Roof mount ideas

Starting a thread with roof mount ideas and links. Pictured below is a “non-pentrating” roof mount that supports a vertical mast. Great for flat roof situations. WeatherFlow uses these for our testing array as seen below. Approx US$50 on Amazon:




And one with adjustable pitch.


I am having a challenging time picking the right place to install/sit my SKY unit. In the attached picture the building on the left is two stories. The structure on the right is only a single story (mud room and three car garage). Any recommendations? My three leading candidate locations are:

a) Second story structure. Far right side, roof mount
b) Single story structure. Replace the weathervane on top of the cupola with the sky.
c) Single story structure. Roof mount all the way to the right of the cupola.

I’m concerned that option B & C will be blocked by the second story building to the West but perhaps there is enough distance between? I like either of these locations because they would be the easiest to service if I needed to check something or replace a battery.

With option A, you go high up and likely have no blocking from the surrounding area. It is difficult to maintain as roof access (especially in winter) can be challenging.

Do any of these locations require grounding to avoid damage from lightning strikes?

Given the shear size of your property I would pour a small concrete pad at the front of the home and install a pole for the Sky. No worries about lightning, obstruction, etc. :+1:

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Hi, Phoenix.

Should the pad go near the street or closer to the house? I was concerned by tree shade and the house blocking.

I was thinking closer to the street keeping in mind you should take into account seasonal changes etc. If it snows in your area ensure you respect how much snow mounds are created when snow clearing machines come by.

So if it was me and confirmed that huge tree in the yard doesn’t have a shadow during different times of day. The area I marked as blue would be my first option for placement for a Sky. Given that site you could mount as high / low as you wanted and also install guy wires if you believe its going to break ten feet.


Those would be good spots in better climates. City plows tend to do a good job destroying mailboxes and the like. Wi-Fi doesn’t tend to reach that far so that would be another reason to look elsewhere. I’d also be concerned about the ease of theft.

Do you think the roof line would be an decent option if those 4 locations you picked don’t work?

first the link between sky and air to the hub is radio (9xx mhz in the US I think and 8xx mhz in Europe for most) and not wifi and works pretty well over distance when open field (hence not walls like I have that are 50 cm thick :wink: ) The hub uses wifi to link to your internal network, internet box

Roof is a good spot as long you can fix it solid via a pole with or without stabilisation wires. Sky is pretty sensitive to large swing (though algorithms clean that mostly out, but less it has to filter, the better)

Also observe your garden, we have some testers with nasty little birds using the sky as a landing pad :dove:… if you have those little birdies :bird: using your roof as observation platform … that might also become a problem …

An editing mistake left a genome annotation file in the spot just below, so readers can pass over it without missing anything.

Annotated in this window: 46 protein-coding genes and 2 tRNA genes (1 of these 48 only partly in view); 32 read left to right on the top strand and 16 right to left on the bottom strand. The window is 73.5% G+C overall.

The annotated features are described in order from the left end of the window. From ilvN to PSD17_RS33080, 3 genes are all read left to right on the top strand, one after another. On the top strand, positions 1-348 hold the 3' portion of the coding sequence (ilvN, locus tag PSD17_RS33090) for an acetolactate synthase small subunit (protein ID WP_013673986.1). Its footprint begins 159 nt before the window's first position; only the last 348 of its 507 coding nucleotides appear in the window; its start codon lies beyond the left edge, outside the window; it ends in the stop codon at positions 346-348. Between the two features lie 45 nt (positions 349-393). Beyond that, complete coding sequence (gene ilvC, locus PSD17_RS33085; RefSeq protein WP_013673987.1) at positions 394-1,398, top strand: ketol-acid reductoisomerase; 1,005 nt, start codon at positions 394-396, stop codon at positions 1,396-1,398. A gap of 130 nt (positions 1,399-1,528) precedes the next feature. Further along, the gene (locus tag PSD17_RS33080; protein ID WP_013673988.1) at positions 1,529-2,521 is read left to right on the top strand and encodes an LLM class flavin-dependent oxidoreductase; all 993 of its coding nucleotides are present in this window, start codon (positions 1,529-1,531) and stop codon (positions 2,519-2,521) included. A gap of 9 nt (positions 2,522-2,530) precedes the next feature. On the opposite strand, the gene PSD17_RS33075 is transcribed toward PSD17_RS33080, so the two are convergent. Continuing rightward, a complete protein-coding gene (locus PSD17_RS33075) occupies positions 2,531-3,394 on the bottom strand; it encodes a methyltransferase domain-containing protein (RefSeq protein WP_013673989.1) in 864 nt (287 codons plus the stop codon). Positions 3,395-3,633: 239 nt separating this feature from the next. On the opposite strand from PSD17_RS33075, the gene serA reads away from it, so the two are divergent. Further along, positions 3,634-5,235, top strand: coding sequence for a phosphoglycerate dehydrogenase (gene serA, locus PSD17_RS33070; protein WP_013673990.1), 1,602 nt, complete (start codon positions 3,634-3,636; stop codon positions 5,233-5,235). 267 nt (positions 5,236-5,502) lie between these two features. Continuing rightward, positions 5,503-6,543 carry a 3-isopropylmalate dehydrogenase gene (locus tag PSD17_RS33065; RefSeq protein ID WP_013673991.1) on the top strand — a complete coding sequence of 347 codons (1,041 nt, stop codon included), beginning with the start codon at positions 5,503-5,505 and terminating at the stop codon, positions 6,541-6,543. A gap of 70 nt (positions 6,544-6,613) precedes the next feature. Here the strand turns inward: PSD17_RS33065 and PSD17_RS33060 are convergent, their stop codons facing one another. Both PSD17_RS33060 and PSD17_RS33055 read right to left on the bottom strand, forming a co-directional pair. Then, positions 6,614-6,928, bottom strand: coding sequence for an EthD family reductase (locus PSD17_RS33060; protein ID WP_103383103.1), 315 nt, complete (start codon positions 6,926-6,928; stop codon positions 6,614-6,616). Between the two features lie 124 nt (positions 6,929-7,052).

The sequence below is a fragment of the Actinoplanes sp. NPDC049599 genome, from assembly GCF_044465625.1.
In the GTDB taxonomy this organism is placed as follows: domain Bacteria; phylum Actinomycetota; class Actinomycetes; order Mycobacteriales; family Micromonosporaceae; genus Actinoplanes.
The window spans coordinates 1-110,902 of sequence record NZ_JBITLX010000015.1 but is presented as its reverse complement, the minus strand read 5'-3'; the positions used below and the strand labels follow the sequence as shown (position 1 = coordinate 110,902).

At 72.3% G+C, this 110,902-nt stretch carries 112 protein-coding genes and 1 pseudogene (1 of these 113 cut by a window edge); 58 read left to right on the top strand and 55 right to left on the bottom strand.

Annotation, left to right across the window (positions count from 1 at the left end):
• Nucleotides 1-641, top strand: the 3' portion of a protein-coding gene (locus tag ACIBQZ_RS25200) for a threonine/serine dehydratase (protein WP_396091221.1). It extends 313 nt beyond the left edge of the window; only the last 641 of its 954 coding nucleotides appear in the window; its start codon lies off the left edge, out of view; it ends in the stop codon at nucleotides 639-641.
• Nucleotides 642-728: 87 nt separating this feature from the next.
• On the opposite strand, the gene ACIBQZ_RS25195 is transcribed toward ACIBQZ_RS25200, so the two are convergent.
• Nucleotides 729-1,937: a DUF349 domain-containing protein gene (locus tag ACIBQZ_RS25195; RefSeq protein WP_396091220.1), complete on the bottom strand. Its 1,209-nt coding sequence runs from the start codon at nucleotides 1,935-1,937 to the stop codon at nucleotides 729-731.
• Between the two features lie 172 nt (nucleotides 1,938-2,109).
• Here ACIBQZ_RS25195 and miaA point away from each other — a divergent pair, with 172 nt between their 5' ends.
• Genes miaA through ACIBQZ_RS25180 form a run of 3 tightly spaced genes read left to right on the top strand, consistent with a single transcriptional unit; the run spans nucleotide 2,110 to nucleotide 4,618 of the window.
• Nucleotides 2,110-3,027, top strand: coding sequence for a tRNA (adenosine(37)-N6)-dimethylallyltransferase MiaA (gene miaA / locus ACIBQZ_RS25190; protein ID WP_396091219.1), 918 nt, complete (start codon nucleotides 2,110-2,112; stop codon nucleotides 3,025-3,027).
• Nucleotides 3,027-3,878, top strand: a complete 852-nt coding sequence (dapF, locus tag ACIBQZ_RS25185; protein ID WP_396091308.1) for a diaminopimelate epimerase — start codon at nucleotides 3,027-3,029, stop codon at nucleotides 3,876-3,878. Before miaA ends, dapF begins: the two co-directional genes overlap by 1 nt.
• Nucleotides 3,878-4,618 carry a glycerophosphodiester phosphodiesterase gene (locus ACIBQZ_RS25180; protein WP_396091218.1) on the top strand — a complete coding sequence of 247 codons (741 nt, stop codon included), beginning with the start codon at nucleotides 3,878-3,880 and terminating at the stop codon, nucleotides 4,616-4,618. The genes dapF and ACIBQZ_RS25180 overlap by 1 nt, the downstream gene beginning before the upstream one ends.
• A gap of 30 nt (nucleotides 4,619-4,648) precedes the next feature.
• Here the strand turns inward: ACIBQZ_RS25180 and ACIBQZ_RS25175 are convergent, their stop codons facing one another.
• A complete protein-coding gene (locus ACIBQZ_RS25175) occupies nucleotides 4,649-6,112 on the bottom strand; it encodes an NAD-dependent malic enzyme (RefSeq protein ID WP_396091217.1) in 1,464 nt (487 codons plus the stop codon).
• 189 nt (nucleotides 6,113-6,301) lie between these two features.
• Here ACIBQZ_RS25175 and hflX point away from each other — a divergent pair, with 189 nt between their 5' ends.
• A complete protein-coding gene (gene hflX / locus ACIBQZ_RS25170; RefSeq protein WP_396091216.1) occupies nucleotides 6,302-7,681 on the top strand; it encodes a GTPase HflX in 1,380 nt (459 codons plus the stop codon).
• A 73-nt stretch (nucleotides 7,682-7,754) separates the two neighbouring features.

As you can see testers and the Weatherflow team have already had fun with many factors that influence the sky unit (vibration, obstruction of light measuring etc …) :grimacing::grin:

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Here is a non-penetrating pitched roof mount device from Video Mounting Products. I have seen this offered for as low as $75USD. The hard part is carrying the concrete blocks up to the roof to put in the frame to hold the mount in place (always check the sizes of the blocks vs. the size of the frame before you haul the blocks up to the roof - yes, I made this mistake once myself).



I haven’t mounted mine yet, but given the a tree line in my back yard I’m considering roof mounting mine using a WeatherMount2. This would give me about 35 feet height with the ~6 feet that the mount offers, which should fall in line with the 4:1 height difference rule of thumb… my only concern is whether the single mast would work well given the Sky’s sensitivity to motion. Will anyone else be using it with a pitch-roof mounted WeatherMount2 installation?

Drawing of my property below:

actually I don’t know about this weatherMount2 if it good or not for the SKY but I prefer to mount the SKY on your roof because the NOAA recommend to mounting the anemometer on height of 33 feet(10 meter) AGL to get best result of the wind speed.

I have a brick chimney and will be mounting my pole to it using this:
We don’t get much lightning here but I still don’t want to worry about it. If I use a conductive pole should I also install a ground wire? There is a stainless steel flue sleeve to the pellet stove but that is the only metal near the mount.

Best practices is to always ground any metal object with the appropriate gauge of copper wire. As short and straight as possible with no bends in the ground wire. The wire needs to be secured to a ground rod inserted into the ground no less than five feet or based on NEC / CEC codes.

When measured the ground plane should be below 50 ohms or less.

Should the ground plane be higher due to soil / environmental conditions using parallel grounding rods linked continuously will help achieve the (50 & Below) Ohms of resistance. Any metal screws and bolts should be applied with anti-seize compound to ensure future maintenance can be completed.

Don’t bother using lithium grease, WD-40, Vaseline, as it won’t hold up over the years.